Radiohead top birthday chart in 'Q' readers' poll

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The Independent Culture

Radiohead, masters of the haunting soundscape and soul searching lyric, have topped a chart of the 50 best pop albums in a poll to mark the 15th birthday of Q, Britain's biggest-selling music magazine.

Radiohead, masters of the haunting soundscape and soul searching lyric, have topped a chart of the 50 best pop albums in a poll to mark the 15th birthday of Q, Britain's biggest-selling music magazine.

The Oxford-based group appeared twice in the top five with their introspective brand of guitar music, seeing off many of the industry's traditional stars, who failed to register at all.

Rock icons such as Paul McCartney, the Rolling Stones, David Bowie and Neil Young were all absent from the list but Radiohead's OK Computer and The Bends albums took first and fourth place.

Also failing to secure a chart position were younger acts that dominate the charts in Britain and the US today. Robbie Williams and Michael Jackson were unsuccessful, as were Ocean Colour Scene, Suede and Supergrass, all acclaimed Brit pop bands. But Oasis came in fifth with What's the Story Morning Glory?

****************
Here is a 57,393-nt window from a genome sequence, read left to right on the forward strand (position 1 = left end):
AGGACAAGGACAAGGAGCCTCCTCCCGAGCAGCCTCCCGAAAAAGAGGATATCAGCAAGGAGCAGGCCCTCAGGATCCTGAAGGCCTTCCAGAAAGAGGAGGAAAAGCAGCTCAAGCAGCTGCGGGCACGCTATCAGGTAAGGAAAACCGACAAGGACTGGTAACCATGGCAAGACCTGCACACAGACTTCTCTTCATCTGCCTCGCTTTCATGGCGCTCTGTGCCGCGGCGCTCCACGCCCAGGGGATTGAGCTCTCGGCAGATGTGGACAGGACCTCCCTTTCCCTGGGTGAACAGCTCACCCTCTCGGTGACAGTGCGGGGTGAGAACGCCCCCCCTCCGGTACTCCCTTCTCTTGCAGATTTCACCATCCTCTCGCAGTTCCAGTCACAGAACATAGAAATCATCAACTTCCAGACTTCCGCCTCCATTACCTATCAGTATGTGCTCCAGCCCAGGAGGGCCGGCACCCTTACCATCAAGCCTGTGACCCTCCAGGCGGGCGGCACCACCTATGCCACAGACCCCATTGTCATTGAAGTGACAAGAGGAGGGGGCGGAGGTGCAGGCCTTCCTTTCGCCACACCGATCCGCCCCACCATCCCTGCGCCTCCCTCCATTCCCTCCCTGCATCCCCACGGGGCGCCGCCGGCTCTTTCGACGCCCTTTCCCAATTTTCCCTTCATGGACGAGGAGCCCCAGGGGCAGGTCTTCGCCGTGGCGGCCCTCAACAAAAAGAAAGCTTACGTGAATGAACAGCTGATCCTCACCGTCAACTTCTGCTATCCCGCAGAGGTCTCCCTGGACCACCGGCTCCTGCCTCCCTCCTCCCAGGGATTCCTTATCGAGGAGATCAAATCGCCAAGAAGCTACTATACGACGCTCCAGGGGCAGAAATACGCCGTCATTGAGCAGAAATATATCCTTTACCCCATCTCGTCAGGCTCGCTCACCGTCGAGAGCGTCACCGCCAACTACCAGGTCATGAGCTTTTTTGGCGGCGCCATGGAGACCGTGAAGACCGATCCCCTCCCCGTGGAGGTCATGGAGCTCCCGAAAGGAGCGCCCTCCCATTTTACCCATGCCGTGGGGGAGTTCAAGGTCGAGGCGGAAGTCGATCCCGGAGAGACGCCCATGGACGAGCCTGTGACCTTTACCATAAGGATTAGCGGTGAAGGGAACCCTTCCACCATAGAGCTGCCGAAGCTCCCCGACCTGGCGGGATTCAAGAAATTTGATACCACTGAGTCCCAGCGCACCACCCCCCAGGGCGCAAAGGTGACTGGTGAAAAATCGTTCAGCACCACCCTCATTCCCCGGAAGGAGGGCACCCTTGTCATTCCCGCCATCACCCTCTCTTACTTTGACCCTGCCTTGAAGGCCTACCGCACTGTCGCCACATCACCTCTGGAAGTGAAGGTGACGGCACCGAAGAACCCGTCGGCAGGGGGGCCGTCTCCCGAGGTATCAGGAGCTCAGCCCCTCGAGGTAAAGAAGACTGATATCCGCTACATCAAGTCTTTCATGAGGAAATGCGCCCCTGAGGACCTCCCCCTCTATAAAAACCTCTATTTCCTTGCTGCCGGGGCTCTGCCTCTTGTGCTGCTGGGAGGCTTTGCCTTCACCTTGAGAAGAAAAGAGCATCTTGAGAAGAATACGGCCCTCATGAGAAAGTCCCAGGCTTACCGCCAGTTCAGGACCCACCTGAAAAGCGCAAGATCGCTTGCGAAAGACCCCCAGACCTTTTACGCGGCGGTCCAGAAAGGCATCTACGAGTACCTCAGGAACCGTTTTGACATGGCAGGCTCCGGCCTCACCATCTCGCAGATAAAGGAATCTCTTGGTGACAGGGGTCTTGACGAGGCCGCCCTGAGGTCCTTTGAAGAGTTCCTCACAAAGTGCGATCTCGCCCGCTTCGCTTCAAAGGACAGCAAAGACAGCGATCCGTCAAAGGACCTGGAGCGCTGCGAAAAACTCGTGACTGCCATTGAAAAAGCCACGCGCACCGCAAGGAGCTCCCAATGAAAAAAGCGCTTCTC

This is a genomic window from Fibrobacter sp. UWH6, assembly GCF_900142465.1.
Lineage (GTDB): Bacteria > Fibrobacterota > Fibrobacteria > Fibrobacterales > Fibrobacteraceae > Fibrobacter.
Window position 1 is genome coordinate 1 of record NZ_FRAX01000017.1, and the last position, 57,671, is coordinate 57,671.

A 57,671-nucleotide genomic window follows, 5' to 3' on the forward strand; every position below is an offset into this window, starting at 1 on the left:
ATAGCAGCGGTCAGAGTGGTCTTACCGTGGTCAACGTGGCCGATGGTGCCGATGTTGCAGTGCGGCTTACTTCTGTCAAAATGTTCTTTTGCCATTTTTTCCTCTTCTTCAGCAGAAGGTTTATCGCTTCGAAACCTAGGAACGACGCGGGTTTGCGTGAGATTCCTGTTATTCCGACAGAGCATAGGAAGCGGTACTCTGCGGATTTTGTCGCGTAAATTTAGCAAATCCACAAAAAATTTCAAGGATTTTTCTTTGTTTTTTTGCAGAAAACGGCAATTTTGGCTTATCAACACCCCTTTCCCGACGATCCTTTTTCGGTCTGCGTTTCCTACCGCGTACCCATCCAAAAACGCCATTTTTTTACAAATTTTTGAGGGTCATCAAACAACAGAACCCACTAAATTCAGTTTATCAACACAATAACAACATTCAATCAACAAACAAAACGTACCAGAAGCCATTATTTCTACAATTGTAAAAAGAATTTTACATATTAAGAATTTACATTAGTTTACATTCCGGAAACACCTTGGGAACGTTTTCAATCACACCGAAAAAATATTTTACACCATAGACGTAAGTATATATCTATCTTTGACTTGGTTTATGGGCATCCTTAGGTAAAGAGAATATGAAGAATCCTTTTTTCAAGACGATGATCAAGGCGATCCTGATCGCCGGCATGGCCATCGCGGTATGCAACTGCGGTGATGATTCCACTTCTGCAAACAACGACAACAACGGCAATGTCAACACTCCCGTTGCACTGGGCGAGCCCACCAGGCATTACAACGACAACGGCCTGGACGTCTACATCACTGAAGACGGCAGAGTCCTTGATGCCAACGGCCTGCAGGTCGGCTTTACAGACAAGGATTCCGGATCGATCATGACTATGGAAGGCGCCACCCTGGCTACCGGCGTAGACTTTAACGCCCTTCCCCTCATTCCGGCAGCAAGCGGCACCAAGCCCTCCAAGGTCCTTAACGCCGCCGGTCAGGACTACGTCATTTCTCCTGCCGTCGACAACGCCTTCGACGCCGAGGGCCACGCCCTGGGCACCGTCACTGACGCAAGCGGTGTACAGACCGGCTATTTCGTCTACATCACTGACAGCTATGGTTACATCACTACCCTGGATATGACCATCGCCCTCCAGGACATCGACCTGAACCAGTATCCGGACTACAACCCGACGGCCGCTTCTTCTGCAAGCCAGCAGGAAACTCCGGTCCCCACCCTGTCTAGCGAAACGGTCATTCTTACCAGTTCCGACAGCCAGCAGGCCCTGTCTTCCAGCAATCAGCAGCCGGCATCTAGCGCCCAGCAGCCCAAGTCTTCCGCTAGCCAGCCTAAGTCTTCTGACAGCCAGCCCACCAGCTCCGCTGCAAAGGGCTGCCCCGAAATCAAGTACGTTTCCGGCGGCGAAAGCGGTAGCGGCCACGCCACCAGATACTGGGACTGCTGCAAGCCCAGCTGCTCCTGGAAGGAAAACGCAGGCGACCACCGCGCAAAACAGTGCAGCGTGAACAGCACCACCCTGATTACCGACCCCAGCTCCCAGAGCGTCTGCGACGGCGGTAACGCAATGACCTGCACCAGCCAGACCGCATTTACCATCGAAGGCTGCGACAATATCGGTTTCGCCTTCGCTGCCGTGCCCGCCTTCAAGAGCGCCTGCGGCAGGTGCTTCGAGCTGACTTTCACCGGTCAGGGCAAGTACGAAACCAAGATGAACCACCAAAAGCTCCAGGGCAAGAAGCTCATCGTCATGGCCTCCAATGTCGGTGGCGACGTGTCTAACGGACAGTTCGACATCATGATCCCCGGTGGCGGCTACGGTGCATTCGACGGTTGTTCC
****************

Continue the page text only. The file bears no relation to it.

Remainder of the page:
Brits dominated with only five American albums making it on to the list of winners, voted on by the readers of Q.

The full list will appear in the magazine, published on Friday to celebrate its 15th anniversary.

John Harris, a former editor of Select magazine, said: "It isn't surprising a lot of those older names haven't appeared on the list. We're talking about a list that has been compiled from artists who have put out albums over the last 15 years. By 1986, all of those guys had reached their creative peak. Voters would only have had up to 300 albums to choose from.

"The band [Radiohead] are completely original and innovative. It is impossible to nail down their influences and to me that is the hallmark of greatness."

For Mr Harris, the only notable absence was an entry for the Happy Mondays, in particular their 1990 record Pills, Thrills and Bellyaches, which he says could have been a contender for the number one slot.

Stuart Williams, Q's brand manager, said the magazine was well-respected in the music business. He said: "When we launched, no one really expected us to sell more than about 60,000 copies a month. It now sells more than 200,000."

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